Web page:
If some of the country's top financial players were matched up against one another in a March Madness-style tournament to decide which one should run the economy, who would get your vote?
Hundreds of bankers had the chance to weigh in on that question this week at the Consumer Bankers Association convention in Austin, where organizers created their own Economic Championship bracket. Attendees, which included representatives from mostly large and mid-sized banks, used handheld voting devices to select top picks in three rounds over the three-day conference.
The players included top-seeded Fed Chairman Ben Bernanke; followed by Berkshire Hathaway Chairman and CEO Warren Buffett; Treasury Secretary Tim Geithner; JPMorgan Chase President and CEO Jamie Dimon; Hewlett-Packard President and CEO Meg Whitman; billionaire investor George Soros; former Federal Deposit Insurance Corp. Chairman Sheila Bair; and financial advisor and television personality Suze Orman.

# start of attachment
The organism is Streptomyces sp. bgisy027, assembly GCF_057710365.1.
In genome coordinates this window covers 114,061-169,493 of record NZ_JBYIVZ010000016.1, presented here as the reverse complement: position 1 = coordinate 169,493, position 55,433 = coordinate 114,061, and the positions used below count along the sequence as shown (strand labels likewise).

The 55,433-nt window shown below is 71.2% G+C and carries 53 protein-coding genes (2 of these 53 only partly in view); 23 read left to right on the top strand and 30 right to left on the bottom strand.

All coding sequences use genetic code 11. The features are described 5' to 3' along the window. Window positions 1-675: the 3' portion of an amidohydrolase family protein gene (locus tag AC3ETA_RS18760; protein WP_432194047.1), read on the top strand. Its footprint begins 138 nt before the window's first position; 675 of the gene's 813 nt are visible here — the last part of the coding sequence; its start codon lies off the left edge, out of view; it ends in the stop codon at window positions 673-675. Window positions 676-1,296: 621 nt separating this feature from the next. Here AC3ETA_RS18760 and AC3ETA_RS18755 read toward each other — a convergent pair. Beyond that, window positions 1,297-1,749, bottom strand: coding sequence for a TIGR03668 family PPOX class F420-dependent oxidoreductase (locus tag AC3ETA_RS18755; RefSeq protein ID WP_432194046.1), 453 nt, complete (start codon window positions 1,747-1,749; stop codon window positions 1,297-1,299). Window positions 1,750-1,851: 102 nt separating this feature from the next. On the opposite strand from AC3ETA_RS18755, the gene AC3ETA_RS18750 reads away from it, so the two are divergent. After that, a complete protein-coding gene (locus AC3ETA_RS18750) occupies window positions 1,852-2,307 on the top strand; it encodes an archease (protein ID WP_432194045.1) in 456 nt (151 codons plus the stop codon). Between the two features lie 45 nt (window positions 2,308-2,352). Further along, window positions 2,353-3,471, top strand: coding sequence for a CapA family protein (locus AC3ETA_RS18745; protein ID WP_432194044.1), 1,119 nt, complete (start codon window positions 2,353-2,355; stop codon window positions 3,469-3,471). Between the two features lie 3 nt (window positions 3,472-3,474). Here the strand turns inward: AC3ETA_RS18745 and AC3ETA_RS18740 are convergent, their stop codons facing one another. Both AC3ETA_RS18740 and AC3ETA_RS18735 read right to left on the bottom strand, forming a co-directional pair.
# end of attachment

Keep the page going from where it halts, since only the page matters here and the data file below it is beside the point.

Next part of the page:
Bernanke crushed Orman in the first round, with 88.3% to 11.7% of the vote, and Dimon easily handled Whitman, 79.8% to 20.2%. Tim Geithner also prevailed in his match-up against George Soros, albeit by a slightly narrower margin of 64.6% to 35.4%.
But the big upset, drawing gasps from the crowd, was Bair's triumph over Buffett. She eked out a victory, 50.8% to 49.2%, to advance to the second round. "I didn't think it was going to be that close," CBA President and CEO Richard Hunt said.
Bernanke stayed in through the second round, with 52.6% over Dimon's 47.4%. And Geithner just barely made it past Bair, 50.1% to 49.9%, eliciting more oooooohh's from the crowd. "Recount?" Hunt asked.
Despite the drama of the first two rounds, a Bernanke-Geithner showdown was more decisive: the Fed chairman took the title with 81.5% to Geithner's 18.5%.
In total, more than 1,500 votes were cast during the tournament.